Voting age to 16 
  • The Green Party, Labour, the Lib-Dems and UKIP all want this. 
Local Banks 
  • Labour will get the Post Office to establish a Post Bank with full banking services in every community. They also propose regional development banks. 
  • The Lib-Dems will 'Require the major banks to fund the creation of a local banking sector dedicated to meeting the needs of local SMEs'. 
  • The Tories propose British Business Bank branches in several major cities for SME lending needs.
Monetary reform  No parties make any suggestion about using government money creation powers to fund some public expenses. Instead the arguments are about balancing the books for borrowing, taxing and spending. Labour suggests borrowing for extra infrastructure investment because interest rates are so low - it is bound to pay off. But no one makes the case for creating the money as an extension of the QE creation process to pay for such expense without debt or interest to repay to banks.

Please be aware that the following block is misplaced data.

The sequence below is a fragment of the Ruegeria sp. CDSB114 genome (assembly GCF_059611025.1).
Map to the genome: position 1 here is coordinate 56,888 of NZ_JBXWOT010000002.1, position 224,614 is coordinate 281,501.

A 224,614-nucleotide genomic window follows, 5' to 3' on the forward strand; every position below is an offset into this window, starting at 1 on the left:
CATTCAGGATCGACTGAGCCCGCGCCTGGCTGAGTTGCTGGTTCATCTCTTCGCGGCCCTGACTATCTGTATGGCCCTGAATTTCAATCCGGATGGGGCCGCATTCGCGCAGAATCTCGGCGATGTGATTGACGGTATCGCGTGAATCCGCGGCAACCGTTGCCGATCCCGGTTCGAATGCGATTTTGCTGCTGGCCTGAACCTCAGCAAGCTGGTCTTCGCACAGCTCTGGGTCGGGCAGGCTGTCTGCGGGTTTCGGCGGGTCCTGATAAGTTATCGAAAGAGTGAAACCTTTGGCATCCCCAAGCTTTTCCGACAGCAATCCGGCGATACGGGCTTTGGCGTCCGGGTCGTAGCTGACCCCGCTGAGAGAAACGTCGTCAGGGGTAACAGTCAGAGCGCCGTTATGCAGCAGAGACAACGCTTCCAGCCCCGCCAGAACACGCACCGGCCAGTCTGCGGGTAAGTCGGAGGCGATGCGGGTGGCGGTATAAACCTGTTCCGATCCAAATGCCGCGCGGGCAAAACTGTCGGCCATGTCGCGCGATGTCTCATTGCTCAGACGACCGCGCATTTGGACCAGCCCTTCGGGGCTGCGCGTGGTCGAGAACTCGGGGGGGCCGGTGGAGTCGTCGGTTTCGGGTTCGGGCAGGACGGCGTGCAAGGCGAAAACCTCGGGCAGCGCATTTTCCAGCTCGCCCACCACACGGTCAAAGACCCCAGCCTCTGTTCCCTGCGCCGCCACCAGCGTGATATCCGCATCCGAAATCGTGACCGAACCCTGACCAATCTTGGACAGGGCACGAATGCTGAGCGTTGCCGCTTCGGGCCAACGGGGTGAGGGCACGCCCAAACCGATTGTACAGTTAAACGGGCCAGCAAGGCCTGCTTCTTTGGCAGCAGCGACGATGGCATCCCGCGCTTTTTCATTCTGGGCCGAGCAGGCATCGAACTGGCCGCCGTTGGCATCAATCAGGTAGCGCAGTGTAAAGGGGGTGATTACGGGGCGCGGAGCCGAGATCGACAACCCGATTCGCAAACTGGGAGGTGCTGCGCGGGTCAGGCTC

Lord Turner is an exponent of this e.g. deficit financing (Book: Between Debt and The Devil) as is Prof Richard Werner e.g. broadband investment.  There is no reason why just as quantitative easing is used to create money to buy back government debt or to buy commercial bonds, that it could not be used to nationalise the water companies (a Labour Party idea but bought through bonds) or to fund general government spending. The Monetary Policy Committee of the Bank of England would need to take note of any money supply implications and outcomes and act as necessary to prevent adverse economic effects - as they do now with QE. Student education could be a modern case for debt free, interest free government money creation. No more student tuition fees.  This would be a monetary reform which only hurt the big banks.  Where are the far sighted politicians to start controlling this monopoly power? 

With the early solid Tory lead appearing to slip the contest may be more open than we ever thought. World wide electors surprise us. Will June 2017 UK be yet another one? 

Posted by Charles Bazlinton author The Free Lunch - Fairness with Freedom. Director of Local First CIC 'Promoting Local Banks'